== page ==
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Is alcohol putting you at risk?

April 28, 2016 | Kristina Lindgren
Women consuming alcoholic beverages

April is national Alcohol Awareness Month, but at UCI Medical Center, Orange County’s busiest trauma center, every day is an opportunity to educate people about the risks of problem drinking.

UCI Health emergency and trauma doctors know the statistics well: one-third of patients who come to the ER with broken bones, sprains, head knocks, burns or other injuries have at least some alcohol in their system.

Alcohol impairment alone accounts for nearly a third of all U.S. traffic-related deaths, an average of one such fatality every 53 minutes, according to the National Highway Traffic Safety Administration.

That’s why the medical center offers trauma patients a quiz called CASI, or Computerized Alcohol Screening and Intervention. The test helps patients rate their alcohol consumption and learn whether drinking is beginning to affect their well-being.

“I don’t think most people understand alcohol’s full effects,” said Dr. Shahram Lotfipour, a professor of emergency medicine and public health who helped launch the CASI program at UCI Health in 2007.

“One drink is enough to impair your cognitive and motor skills. No amount of alcohol is safe when you’re driving.”

The goal: injury prevention

By offering the interactive quiz, UCI Health is trying to forestall potentially tragic visits to the ER.

Studies show that when patients are screened and counseled in trauma centers, there is a 50% reduction in return visits.

“We’re trying to prevent the next accident, the next injury,” said Christy Carroll, RN, a trauma injury prevention coordinator for UCI Health. “CASI is not just a screening, it’s also a brief intervention. By helping people understand their risk factors, it may help them to change their behavior.”

Patients whose results indicate they have an alcohol dependency problem are referred for counseling in addition to treatment for their injuries. For those who may be at risk for developing an alcohol dependency, follow-up counseling may be recommended.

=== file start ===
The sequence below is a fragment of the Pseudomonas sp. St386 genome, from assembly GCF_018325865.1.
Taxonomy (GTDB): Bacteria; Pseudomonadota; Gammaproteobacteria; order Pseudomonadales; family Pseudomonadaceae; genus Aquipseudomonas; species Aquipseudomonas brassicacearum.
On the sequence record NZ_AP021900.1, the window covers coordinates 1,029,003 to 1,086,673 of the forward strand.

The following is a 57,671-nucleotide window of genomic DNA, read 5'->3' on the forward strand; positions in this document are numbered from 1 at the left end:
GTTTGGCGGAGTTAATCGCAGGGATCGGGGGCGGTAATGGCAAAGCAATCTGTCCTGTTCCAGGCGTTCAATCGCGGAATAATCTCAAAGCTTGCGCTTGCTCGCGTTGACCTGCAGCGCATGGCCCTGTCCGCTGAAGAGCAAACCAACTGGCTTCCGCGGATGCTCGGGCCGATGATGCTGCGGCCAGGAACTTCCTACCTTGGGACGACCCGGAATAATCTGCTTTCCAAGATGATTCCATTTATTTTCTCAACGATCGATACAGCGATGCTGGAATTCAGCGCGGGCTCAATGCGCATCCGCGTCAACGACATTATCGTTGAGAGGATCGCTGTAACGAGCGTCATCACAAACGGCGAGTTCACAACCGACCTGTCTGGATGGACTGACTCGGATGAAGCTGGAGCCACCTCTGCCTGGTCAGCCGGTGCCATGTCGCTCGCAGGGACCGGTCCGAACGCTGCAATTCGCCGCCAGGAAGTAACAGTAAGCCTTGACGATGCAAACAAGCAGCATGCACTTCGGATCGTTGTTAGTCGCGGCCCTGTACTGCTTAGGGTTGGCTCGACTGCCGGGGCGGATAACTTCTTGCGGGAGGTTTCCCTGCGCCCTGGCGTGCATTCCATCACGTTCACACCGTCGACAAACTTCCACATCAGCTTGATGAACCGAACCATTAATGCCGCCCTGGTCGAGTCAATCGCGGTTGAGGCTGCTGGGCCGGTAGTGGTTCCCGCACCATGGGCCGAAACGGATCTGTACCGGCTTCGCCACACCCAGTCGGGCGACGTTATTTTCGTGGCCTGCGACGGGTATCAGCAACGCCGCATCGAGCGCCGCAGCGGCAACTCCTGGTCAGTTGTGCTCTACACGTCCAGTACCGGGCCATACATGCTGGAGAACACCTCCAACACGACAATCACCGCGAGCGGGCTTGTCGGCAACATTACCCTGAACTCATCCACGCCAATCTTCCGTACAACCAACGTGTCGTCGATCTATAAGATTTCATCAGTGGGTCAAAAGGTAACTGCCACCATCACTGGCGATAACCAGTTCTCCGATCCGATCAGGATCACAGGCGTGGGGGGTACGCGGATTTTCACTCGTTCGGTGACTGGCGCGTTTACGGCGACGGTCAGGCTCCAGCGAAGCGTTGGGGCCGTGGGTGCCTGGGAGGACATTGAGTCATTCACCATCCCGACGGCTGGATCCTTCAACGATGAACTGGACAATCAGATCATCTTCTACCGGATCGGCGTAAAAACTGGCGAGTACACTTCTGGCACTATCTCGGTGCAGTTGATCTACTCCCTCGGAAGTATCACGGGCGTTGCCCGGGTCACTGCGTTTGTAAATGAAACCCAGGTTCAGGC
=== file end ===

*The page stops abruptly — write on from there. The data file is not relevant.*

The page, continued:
“The question we want you to ask yourself is: Is my alcohol use placing me at risk?” said Lotfipour, who directs the UCI School of Medicine’s Center for Trauma and Injury Prevention Research.

Are you at risk of problem drinking? Take the test to see how you rate ›

Connecting the dots

You don’t have to be an alcoholic for alcohol to increase your risk for injury or illness, Lotfipour said.

At-risk drinkers include:

  • Men who consume four drinks on any given day or 14 drinks a week
  • Women who have seven drinks a week or three drinks a day
  • Seniors (65 or older) who have seven drinks a week or three a day

How much alcohol equals one drink? It depends on the type of alcohol you're consuming.

According to the National Institute on Alcohol Abuse and Alcoholism, one standard drink is equivalent to:

  • 12 ounces of regular beer (about 5% alcohol)
  • 8 to 9 ounces of malt liquor (about 7% alcohol)
  • 5 ounces of table wine (about 12% alcohol)
  • 1.5 ounces of distilled spirits (80-proof, about 40% alcohol)

Updating CASI

More than 25,000 people have taken the CASI quiz since the program was launched in 2007. The test, offered in English and Spanish, has also been given at area hospitals, local health fairs, college campuses and safe-driving events.

"The more we can educate people about their risks, the better decisions they can make for themselves," Lotfipour said.

There are plans to roll out a recalibrated CASI that would also screen for drugs, including over-the-counter medications as well as legal and illegal prescription drugs.

This comes as the White House has called for a national effort to combat prescription opioid drug and heroin abuse. Drug overdose is now the leading cause of accidental deaths in the United States.

“We know there is a high likelihood that some people we see are using drugs and also drinking,” Lotfipour said. “They need to understand that the interaction of drugs and alcohol can increase their risk for injuries.”

For more information about responsible drinking, call Orange County Health Care Agency Alcohol and Drug Abuse Services at 714-480-6660.

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